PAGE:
If you’re much like me for the reason that your grasp of technology is akin to that from someone six decades older, you could have found yourself wondering something recently: What exactly is Slither.io? Just if you thought you got the hang of the beloved Neko Atsume: Kitty Collector, it appears everybody has moved to something different (but equally pointless). And when i state everyone, After all everyone. Ever since the game launched in April, it’s steadily remained near the top of the gaming app charts, and yes it once unseated Snapchat as the most downloaded free app from the App Store. Snapchat has since regained its rightful put on the App Store throne, but Videogameshow.net currently occupies the sixth slot, putting it above apps like Uber, Pandora, as well as Google Maps.
Clearly, folks are over a little obsessed, that can bring straight back to the very first question – exactly what is Slither.io? As Tech Crunch indicates, the app takes its cue from old-school games like Snake or Atari’s Centipede. Like its predecessors, Slither.io’s appeal lies in its simplicity: Players maneuver a brightly-colored snake around a void dotted with glowing lights. The object is to consume as many lights as you possibly can, that causes your snake to grow longer. In the app, you move your worm friend by touching the screen, and also on the desktop version, it makes sense your cursor.
The catch? Other worms are out to help you get, and you’re out to purchase them. In case a worm crashes into you, they explode into glowing lights that you should quickly devour, however, the reverse can also be true. In the beginning, your worm’s tiny stature makes quick turns in order to avoid collisions easy, but as you may grow bigger and wider, it becomes harder to have taken care of. Players with a web connection can choose to compete against AI, or against other users playing this game instantly.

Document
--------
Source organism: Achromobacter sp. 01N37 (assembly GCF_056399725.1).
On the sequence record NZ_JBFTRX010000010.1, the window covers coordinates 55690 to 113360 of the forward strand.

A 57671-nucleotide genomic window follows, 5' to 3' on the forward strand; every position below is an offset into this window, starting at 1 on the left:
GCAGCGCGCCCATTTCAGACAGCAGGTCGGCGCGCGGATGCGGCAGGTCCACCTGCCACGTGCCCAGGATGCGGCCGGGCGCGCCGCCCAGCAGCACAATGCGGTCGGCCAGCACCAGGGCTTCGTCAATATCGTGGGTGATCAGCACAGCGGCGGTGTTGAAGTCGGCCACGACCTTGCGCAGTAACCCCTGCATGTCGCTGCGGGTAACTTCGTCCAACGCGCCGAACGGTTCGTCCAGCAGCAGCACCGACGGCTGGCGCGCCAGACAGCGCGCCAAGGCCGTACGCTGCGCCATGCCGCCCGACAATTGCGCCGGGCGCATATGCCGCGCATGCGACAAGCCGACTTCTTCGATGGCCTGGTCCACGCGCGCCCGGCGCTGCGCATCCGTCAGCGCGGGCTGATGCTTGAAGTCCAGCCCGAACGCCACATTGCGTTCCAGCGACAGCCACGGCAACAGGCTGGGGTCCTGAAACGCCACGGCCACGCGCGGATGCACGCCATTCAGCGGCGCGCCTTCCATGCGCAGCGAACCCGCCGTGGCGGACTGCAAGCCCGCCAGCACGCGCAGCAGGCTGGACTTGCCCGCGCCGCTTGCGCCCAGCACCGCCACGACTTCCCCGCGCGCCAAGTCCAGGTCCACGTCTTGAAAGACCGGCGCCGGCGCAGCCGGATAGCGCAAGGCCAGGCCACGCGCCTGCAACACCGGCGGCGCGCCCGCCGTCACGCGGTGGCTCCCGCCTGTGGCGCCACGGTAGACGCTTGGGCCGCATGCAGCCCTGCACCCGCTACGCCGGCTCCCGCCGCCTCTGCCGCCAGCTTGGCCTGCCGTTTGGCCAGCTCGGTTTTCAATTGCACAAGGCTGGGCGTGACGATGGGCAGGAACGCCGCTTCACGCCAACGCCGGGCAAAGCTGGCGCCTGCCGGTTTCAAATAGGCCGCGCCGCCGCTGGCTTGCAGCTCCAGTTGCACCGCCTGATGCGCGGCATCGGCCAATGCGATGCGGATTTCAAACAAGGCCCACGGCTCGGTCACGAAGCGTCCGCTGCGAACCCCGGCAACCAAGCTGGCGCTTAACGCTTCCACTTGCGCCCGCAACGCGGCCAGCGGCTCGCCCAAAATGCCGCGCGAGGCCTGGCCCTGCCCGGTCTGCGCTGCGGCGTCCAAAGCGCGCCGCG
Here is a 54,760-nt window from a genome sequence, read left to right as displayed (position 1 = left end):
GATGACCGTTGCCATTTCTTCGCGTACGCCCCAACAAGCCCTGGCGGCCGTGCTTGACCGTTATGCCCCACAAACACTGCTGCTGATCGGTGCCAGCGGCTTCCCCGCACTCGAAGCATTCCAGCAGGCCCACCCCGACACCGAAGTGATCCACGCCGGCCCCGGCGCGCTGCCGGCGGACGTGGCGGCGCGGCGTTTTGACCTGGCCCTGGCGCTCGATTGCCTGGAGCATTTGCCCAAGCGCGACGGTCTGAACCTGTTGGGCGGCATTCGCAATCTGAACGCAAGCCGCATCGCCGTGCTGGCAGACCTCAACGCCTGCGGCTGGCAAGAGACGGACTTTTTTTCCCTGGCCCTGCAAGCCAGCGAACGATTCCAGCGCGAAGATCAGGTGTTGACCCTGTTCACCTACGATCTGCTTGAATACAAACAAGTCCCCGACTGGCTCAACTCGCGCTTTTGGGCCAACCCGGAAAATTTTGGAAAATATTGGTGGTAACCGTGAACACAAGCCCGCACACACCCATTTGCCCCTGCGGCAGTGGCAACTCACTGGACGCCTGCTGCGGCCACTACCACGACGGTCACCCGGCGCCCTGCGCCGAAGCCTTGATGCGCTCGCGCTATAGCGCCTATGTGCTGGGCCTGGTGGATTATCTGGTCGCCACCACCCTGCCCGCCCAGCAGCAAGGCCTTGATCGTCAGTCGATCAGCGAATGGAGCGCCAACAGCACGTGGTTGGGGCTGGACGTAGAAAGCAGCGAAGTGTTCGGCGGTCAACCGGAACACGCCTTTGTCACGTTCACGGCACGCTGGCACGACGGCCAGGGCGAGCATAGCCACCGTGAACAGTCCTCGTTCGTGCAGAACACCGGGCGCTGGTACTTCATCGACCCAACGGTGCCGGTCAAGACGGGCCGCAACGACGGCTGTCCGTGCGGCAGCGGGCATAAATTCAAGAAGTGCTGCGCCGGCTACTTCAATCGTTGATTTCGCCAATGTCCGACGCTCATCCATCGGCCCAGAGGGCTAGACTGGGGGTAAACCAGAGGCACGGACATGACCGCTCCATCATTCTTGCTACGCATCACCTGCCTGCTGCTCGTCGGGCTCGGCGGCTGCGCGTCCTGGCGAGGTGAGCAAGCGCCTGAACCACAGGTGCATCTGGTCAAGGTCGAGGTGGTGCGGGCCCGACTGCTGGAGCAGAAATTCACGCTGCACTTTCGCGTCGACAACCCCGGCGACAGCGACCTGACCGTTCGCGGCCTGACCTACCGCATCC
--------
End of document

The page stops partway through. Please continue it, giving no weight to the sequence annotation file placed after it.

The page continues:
Whether you’re playing against a bot or even a person, though, the existence of other snakes adds a layer of technique to this game; even though you don’t actively go after other players, they’re probably coming for you personally. I discovered this within thirty seconds of downloading the game, when another player turned into block my path. I subsequently watched in horror as my shrimpy worm’s life force was immediately gobbled up. A simple scan of YouTube shows that people will circle smaller players, team up against larger ones, along with other warlike tactics – so basically, it’s a jewel-toned, space worm version of Game of Thrones in there.
Perhaps unsurprisingly, it’s an effective much more challenging to play against others than it is against AI, because humans really are a ruthless bunch. Here’s exactly what the game seems like in motion:
It’s easy to see why Slither.io is so appealing; it’s both never-ending (in principle, you could play infinitely) and goal-oriented – the best choice board is updated instantly, in order to view your username progress up the ranks while you quash the competitors. Or, depending on how efficient at this game you turn out to be, you can enjoy other people’s usernames progress up the ranks while you’re stuck being a tiny worm for eternity. The second may not sound appealing, but it’s surprisingly fun.